Where was this mystical entity hiding???  On my couch, it turns out.
Yep.  My husband is my muse. (For today, at least.)  He was my sounding board.  I was having issues with the logic of the sequence of events – the plot – leading up to the end of the book.  People keep telling me that it’s okay to take liberties because it’s fiction, but the power of my story comes for the possibility of it being real.  How can I ask my readers to stick with my character and her escapades if they’re too unrealistic or disjointed, or simply illogical?   I want to base the story in fact, or at the very least, science-based theory.  No matter what genre you’re writing, the plot has to flow and make sense, right?  And, if my character is, say, trying to escape something, then I want to know that my escape plan is probable.
So, in the end, I turned to my husband to talk about my concerns and we brainstormed together.  I researched some of our ideas, reported back to him, and we continued to nail down the details.  As we always tell people about our relationship, I am all heart and he is all logic.  Together, we’re a perfect team.  He doesn’t really get my love of books (he’s all about planes and anything on the Discovery Channel) and doesn’t always understand how all-consuming writing can become.  But, man, I’m lucky he’s a great listener.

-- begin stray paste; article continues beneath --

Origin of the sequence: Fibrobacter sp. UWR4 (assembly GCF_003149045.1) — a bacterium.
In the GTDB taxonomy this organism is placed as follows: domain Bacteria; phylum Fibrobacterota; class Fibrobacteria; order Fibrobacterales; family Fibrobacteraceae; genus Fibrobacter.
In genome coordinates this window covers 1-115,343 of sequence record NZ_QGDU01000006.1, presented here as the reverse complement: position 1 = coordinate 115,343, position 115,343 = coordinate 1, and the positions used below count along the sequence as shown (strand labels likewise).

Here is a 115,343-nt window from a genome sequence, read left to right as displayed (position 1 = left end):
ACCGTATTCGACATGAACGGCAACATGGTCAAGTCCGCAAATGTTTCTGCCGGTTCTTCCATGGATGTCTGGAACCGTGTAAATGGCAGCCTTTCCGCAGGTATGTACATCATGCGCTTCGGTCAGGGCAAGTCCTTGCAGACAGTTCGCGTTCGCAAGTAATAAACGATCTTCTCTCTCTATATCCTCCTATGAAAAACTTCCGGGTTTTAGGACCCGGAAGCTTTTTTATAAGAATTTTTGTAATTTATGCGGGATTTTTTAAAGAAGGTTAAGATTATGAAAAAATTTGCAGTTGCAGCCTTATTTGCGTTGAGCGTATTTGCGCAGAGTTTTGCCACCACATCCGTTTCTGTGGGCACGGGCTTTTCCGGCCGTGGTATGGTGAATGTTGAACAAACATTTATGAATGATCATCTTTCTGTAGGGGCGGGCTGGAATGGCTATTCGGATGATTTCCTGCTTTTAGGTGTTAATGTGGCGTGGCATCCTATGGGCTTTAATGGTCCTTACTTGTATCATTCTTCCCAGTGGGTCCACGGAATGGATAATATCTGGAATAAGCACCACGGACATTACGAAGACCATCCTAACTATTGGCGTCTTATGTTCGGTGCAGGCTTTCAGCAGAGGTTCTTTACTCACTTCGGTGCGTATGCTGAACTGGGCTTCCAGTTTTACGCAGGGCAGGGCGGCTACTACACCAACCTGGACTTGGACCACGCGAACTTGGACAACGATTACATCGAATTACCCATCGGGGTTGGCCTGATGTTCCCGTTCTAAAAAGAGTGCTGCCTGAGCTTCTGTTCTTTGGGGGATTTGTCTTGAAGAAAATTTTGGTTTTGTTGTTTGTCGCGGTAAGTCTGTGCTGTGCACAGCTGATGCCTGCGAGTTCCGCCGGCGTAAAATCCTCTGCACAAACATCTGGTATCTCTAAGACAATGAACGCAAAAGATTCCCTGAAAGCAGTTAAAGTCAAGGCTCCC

Thanks, honey.  You’re the BEST.
(Now you can go back to watching Deadliest Catch.)

Thursday, May 12, 2011

Writer's Block (sigh)


I’m nearing the end of my novel and am having trouble moving forward and pulling all the pieces together.  This is writer’s block, I guess.  I have already planned for the end result, but getting there is proving to be a challenge.